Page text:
The Democratic Party is at a crossroads. The rift between centrist democrats and a growing movement of more leftwing progressives threatens to divide the party. This growing progressive movement has also produced another threat to party unity: anti-Semitism.
The anti-Semitism problem the Party now faces is similar to the one facing Britain’s Labour party, in two important ways. First, party members have associated with widely recognized anti-Semites, or themselves have made objectively anti-Semitic statements, with little or no condemnation from party leadership. Second, and perhaps more challenging, is the tone deaf denial that anti-Zionism is anti-Semitism, and the mainstreaming of anti-Zionism through defamatory charges against Israel and anti-Israel policy.
Many are now predicting that the anti-Semitism scandal embroiling the Labour party may cost it the next election. Democrats in the US understand that losing the next election – mid-terms and presidential – is a cost too great to bear. So it is critically important that we all get on the same page regarding the definition of anti-Semitism. This is not simply for the sake of the Democratic Party and the progressive direction of this country, but because it’s the morally right thing to do.
First, it’s important to make clear that Zionism is the national liberation movement of the Jewish people, and Israel is the fulfillment of that movement. Zionism isn’t a particular strain of Israeli politics, it’s simply the belief that the Jewish state has a right to exist in at least a part of the historic land of Israel. Second, an overwhelming majority of Jews identify as Zionist. Zionism forms a central part of most Jews’ identity.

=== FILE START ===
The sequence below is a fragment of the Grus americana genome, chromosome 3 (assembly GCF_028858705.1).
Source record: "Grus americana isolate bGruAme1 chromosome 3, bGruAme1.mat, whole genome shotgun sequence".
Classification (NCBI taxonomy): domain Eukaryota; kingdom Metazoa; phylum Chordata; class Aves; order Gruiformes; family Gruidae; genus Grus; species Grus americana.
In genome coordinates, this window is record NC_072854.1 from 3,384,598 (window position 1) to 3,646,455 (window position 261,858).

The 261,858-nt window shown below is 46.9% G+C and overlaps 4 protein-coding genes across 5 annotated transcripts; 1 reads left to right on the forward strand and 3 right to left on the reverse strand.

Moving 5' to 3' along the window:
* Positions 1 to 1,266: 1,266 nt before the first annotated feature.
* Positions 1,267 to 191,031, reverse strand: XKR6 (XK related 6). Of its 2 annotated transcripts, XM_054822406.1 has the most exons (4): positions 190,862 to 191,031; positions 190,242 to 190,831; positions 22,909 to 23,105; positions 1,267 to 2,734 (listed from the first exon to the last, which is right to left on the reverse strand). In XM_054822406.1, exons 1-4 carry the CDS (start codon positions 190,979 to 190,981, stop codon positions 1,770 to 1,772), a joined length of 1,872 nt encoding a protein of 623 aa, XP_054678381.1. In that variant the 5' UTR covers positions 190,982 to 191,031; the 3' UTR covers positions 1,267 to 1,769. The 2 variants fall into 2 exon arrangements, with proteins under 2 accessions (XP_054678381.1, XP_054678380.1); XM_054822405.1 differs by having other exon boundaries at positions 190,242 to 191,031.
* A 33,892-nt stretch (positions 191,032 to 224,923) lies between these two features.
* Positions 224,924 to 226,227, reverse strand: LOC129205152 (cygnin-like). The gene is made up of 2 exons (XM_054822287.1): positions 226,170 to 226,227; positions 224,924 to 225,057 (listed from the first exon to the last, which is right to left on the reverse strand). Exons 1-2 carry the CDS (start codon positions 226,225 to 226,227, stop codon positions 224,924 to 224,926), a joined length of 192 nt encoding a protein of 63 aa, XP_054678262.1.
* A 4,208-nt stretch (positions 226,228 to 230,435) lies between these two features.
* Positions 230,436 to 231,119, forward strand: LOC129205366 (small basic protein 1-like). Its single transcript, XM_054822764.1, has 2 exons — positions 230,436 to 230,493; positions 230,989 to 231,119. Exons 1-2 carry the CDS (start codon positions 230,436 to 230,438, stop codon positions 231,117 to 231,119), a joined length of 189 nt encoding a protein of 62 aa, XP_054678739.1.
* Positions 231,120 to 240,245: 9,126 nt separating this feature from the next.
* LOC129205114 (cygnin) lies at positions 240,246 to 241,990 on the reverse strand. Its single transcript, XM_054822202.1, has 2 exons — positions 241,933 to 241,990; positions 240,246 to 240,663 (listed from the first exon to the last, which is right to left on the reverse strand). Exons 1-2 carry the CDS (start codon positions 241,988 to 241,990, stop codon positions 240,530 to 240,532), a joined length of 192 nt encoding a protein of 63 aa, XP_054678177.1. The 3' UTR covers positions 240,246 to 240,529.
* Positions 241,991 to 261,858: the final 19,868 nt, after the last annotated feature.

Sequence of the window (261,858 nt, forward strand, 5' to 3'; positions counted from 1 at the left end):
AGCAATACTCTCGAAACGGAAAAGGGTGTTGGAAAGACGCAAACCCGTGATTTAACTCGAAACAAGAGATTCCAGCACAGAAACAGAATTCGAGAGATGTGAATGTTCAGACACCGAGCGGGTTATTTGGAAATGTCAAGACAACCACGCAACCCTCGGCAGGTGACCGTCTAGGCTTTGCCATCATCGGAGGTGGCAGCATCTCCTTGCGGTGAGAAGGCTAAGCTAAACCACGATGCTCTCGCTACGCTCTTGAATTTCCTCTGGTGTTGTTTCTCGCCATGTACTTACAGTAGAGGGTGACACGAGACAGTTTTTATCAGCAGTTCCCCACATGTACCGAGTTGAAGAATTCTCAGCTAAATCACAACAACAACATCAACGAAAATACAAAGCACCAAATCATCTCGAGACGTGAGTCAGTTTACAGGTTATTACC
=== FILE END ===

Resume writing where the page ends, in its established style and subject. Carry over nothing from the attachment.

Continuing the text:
This denial that anti-Zionism is also anti-Semitism is attested to by Labour when it recently declined to adopt in full the internationally recognized (IHRA) definition of anti-Semitism. The four examples Labour has sought to exclude from its own definition of anti-Semitism are “denying the Jewish people their right to self-determination; e.g. by claiming that Israel is a racist endeavor;” accusing Jews of “being more loyal to Israel” than their own country; applying a “double standard” on Israel; and comparing “contemporary Israeli policy” to that of the Nazis.
The stated reason for these objections is concern over conflating anti-Semitism with criticism of Israel, which some believe would have a chilling effect on free speech. Yet anti-Zionism, rejecting the legitimacy of an existing nation (Israel), is not the same as criticizing it, nor is it a benign philosophical endeavor. For anyone attuned to anti-Zionist activism, it’s clear that its modus operandi is to publicly indict Israelis and all Zionists as racists, and as supporters of apartheid and genocide. Anti-Zionists urge boycotts not just of Israel, but of Israel’s supporters themselves and their businesses. Dialogue with Israel’s supporters is actually forbidden.
The twisted logic that undergirds this activism is the false belief that Israel has been at war with the Palestinian people. In fact, Israel is at war with those at war with Israel: despotic regimes and terrorist groups who forcibly limit the Palestinians to two choices: the destruction of Israel or perpetual limbo. They are the ones who debase Palestinian lives.